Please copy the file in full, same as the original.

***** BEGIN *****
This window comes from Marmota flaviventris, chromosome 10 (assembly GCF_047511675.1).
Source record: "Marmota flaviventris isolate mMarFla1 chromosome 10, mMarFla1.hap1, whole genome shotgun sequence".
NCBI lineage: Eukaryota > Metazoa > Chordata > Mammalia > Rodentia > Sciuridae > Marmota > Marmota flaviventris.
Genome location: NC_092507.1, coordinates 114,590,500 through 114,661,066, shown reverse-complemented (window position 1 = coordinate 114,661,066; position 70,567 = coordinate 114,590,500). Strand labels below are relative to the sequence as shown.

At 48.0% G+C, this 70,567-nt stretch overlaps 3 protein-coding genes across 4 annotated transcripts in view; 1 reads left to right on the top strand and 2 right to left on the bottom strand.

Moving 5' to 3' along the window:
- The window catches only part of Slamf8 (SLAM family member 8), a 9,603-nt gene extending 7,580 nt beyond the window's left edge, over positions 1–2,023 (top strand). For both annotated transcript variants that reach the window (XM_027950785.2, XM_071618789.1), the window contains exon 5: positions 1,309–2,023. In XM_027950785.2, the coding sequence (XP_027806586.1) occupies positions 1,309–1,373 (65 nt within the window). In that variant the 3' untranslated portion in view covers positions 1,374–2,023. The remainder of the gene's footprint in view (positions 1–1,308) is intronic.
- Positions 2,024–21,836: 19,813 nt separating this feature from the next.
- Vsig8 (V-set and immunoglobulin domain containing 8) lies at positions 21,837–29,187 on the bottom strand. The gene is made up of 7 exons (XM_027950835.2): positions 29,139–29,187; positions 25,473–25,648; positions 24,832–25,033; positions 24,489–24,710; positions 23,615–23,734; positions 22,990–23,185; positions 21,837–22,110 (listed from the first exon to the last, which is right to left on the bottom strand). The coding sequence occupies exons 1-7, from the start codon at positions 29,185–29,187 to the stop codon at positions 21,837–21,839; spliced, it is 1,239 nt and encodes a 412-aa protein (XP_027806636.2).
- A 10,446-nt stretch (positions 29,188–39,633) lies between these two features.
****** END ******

This window comes from Marmota flaviventris, chromosome 10 (assembly GCF_047511675.1).
Source record: "Marmota flaviventris isolate mMarFla1 chromosome 10, mMarFla1.hap1, whole genome shotgun sequence".
NCBI lineage: Eukaryota > Metazoa > Chordata > Mammalia > Rodentia > Sciuridae > Marmota > Marmota flaviventris.
Genome location: NC_092507.1, coordinates 114,590,500 through 114,661,066, shown reverse-complemented (window position 1 = coordinate 114,661,066; position 70,567 = coordinate 114,590,500). Strand labels below are relative to the sequence as shown.

At 48.0% G+C, this 70,567-nt stretch overlaps 3 protein-coding genes across 4 annotated transcripts in view; 1 reads left to right on the top strand and 2 right to left on the bottom strand.

Moving 5' to 3' along the window:
- The window catches only part of Slamf8 (SLAM family member 8), a 9,603-nt gene extending 7,580 nt beyond the window's left edge, over positions 1–2,023 (top strand). For both annotated transcript variants that reach the window (XM_027950785.2, XM_071618789.1), the window contains exon 5: positions 1,309–2,023. In XM_027950785.2, the coding sequence (XP_027806586.1) occupies positions 1,309–1,373 (65 nt within the window). In that variant the 3' untranslated portion in view covers positions 1,374–2,023. The remainder of the gene's footprint in view (positions 1–1,308) is intronic.
- Positions 2,024–21,836: 19,813 nt separating this feature from the next.
- Vsig8 (V-set and immunoglobulin domain containing 8) lies at positions 21,837–29,187 on the bottom strand. The gene is made up of 7 exons (XM_027950835.2): positions 29,139–29,187; positions 25,473–25,648; positions 24,832–25,033; positions 24,489–24,710; positions 23,615–23,734; positions 22,990–23,185; positions 21,837–22,110 (listed from the first exon to the last, which is right to left on the bottom strand). The coding sequence occupies exons 1-7, from the start codon at positions 29,185–29,187 to the stop codon at positions 21,837–21,839; spliced, it is 1,239 nt and encodes a 412-aa protein (XP_027806636.2).
- A 10,446-nt stretch (positions 29,188–39,633) lies between these two features.